Living in the Cordillera Blancas of the Andes mountains means spending weekends climbing towering mountains, visiting crystal blue lakes, and exploring the most magical glaciers you could ever imagine. Right outside my bedroom window, I get a view of the snowcapped peaks of Comchas Mountain, which reflect pink rays off the glowing white snow as the sun tucks behind the mountain range at the end of each day. Not bad, right?
Recently, I was looking through photos of Chacas that decorate the wall of a local menú restaurant and I noticed that Comchas looked different. Where there is now a dip in the curvature of the mountain, there was once a peak. When I asked what happened, the answer I was given was a shrug of the shoulders and “cambio climático.”
The Cordillera Blancas is home to 722 individual glaciers, and since the 1970s there has been a 15% retreat in the glaciers due to climate change. One of the biggest tourist attractions of Ancash is a glacier known as Pastoruri. Pastoruri Glacier is a Natural World Heritage site that sits at 5,201 meters or over 17,000 feet. The hike to Pastoruri is known as the “Route of Climate Change” because it is said that in 5 years, Pastoruri will no longer be a site that tourists can come enjoy. In less than 20 years (10 of which were the hottest on record), the glacier has shrunk in half.
So why does this matter? Well, I’m a Community Economic Development volunteer, so the economy of Ancash was the first to cross my mind. In 1990, Pastoruri had 100,000 visitors and last year it had 34,000 visitors. Each tour is about S/40, so that is a S/2.6 million drop in 25 years. If in the next 5 years, tourism is expected to drop to 0, that is another S/1.4 million loss in Ancash’s economy.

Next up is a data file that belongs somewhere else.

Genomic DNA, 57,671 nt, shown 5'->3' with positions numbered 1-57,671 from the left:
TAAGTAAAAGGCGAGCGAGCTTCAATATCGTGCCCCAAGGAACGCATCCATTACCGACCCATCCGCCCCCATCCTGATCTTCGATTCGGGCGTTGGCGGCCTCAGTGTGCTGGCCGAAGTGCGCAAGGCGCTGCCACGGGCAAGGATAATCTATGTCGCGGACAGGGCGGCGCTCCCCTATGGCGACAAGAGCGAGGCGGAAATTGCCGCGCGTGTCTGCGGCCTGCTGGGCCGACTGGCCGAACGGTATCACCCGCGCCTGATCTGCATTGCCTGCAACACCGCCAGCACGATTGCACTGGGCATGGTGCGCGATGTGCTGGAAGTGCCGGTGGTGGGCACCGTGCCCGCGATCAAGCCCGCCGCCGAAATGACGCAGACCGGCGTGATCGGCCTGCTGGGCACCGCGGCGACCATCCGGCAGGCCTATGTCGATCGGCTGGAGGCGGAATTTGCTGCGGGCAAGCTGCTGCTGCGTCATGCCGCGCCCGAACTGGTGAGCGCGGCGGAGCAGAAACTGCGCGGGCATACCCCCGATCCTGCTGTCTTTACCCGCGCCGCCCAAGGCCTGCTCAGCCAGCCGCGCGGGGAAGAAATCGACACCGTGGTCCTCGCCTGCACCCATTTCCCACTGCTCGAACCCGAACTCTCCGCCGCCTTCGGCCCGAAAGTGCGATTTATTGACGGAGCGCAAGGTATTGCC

But, honestly, that seems to be the least of the worries in my rural site. The main problem that is putting life in jeopardy is the displacement of our rainy season. I hear daily, “La lluvia es la vida.” Without rain, we do not have life in the sierras of Ancash. We are now supposed to be in our rainy season in Ancash, however we are experiencing draught and unusually high heat. This is causing extreme anxiety in my town as crops are simply not growing. Agriculture is the number 1 economy in Chacas, and there is no rain to grow our plants. Climate change typically creates more rainfall, but it changes the pattern of rainfall so that places that typically get a lot of rain, no longer have the consistency they are accustomed to, which in our case, can desperately impact our economy.
I do not see this problem of climate change as a political problem, but truly an ethical problem. Perú’s glaciers make up 70% of the world’s tropical glaciers and they are also the key to regulating temperatures in Perú. Additionally, they are the main source of fresh water to the majority of the population of Perú. By 2030, it is predicted that 37% of Perú’s glaciers will be gone.
We can all help make a change to slow down and reverse the change in our climate. Yes, it would be great to have politics on our side with this, but there are also tons of ways we can help!
For more information, I recommend this informative article: http://pdf.usaid.gov/pdf_docs/pnadz350.pdf